Third thing: take care of the dog, who requires at least a ten minute walk to pee and poop. When you return, you must feed the dog and get him some clean water to replace the slimy puddle that is yesterday’s clean water.

Sometimes I eat breakfast and sometimes I don’t eat before working. I can’t see much difference in production either way.

In the absence of my normal coffeehouse routine, I ordered a six cup orange teapot from Amazon one day. When I got to my husband’s apartment, I found he only had some 8 oz coffee cups. I was microwaving water every half an hour.  Ordinarily, at the coffeehouse, I order a pot or a 16 oz drink and sit for an hour or two and then order something else and then I’m done. So the teapot substitutes for that time now. I sit down for as long as it takes to drink an entire pot of tea. Generally, this takes me about two hours.

English or Irish Breakfast, two bags, some lemon and honey.

Then I sit in front of the computer and check in with my students on Courseweb, my colleagues on Microsoft Teams, and the rest of the world on email.  (Social media I probably checked while I was walking the dog or while he was eating his kibble or in the gray areas between me getting out of bed and trying to resist the pull of the couch. I do have the phone close and on while I type this, incidentally, so I might be kidding myself about how much I’m checking it.)

This morning there’s nothing on Teams (thank you colleagues who are trying not to work on the weekends so we all get some kind of break!). On Courseweb there are still two Senior Seminar student poems I need to respond to, but I’m not going to do that immediately because they are both very complicated pieces. I’ve so far been only able to tackle a couple such pieces a day. Their poems have always been and still are complicated and ambitious, just as I hope they’ll be, so it’s been useful to have some time to really respond. I do feel the difference between writing by hand my comments and typing them out, however.  The latter takes about twice as much time. I also note the difference between reading them on a screen versus reading them on a printed page; it’s easier for me to read any thing as a printed page than on a screen. I can see the beginning and ending of a printed page or set of pages in the way I can’t on a screen. I know what I’m getting into when I hold the thing in my hand. I don’t know when I have to scroll and scroll. I have to keep more notes to keep my reading and then my comments coherent.

So, let’s say that’s the first half-hour of the day. It often isn’t the end of work but just the noticing of what work there is to do today. Sometimes I make a little list to the side of the computer:


Check in with G about S



Comments on L and N’s poems for SSP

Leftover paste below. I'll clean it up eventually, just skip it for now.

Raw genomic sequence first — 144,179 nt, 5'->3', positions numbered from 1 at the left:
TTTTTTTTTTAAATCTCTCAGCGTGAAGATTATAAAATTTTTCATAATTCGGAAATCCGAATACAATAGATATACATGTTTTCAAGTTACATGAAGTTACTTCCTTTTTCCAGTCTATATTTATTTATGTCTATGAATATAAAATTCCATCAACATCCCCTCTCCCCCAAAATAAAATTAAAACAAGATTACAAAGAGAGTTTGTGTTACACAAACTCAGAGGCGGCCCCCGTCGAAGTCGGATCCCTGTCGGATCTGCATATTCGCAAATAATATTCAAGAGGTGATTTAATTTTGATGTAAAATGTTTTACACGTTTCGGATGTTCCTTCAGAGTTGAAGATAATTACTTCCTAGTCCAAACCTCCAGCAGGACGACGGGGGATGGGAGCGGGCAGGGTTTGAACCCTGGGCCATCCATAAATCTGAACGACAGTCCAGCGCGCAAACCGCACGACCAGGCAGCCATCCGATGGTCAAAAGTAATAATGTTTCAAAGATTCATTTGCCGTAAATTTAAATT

Tamara and Sarah

Check in on D and K…


If I start all this by 8, I’m usually done by 10, and I take a little break.

When people ask me why I work so much in a coffeehouse at least a fifteen minute drive from my house, my answer is always the same: to escape distractions, which for me are mostly in my house—distracted eating, video games, and napping. I can’t really do the last two in the coffeehouse and any eating I do has to be paid for, so I can actually concentrate on what I’m supposed to do. And the drive time is just enough of a threshold to keep me from getting up and wandering back home. The pleasant things a coffeehouse offers me that my house doesn’t are the freedom from feeling the need to clean and a constant buzz of white noise from other people’s conversations, which is a feeling of not being alone. I can choose to overhear conversations or not. I am sometimes thrown an interesting word or phrase from another table.

Here in the apartment, my husband usually working away on his computers in his bedroom, I have much to be grateful for but I’m having a difficulty getting anything new to start. And yet, I’ve already written about 800 words as of this sentence. But nothing that feels like it might be a poem or a story or something we might call literary. Just sentences that seem factual, that seem descriptive. If I were my own student, I’d tell myself to just write and not care so much, so I do try to do that as much as I can. I take my pictures of the landscape as I walk the dog. I occasionally work on a painting or drawing—something about the gestures in the visual arts feels easier, not fraught with having to “mean” something in the face of the news of the coronavirus or the corrupt and inept political leadership of the President. So I let myself pick up the charcoal and grind it against the white toothed paper I brought with me. Just lines, not even shapes.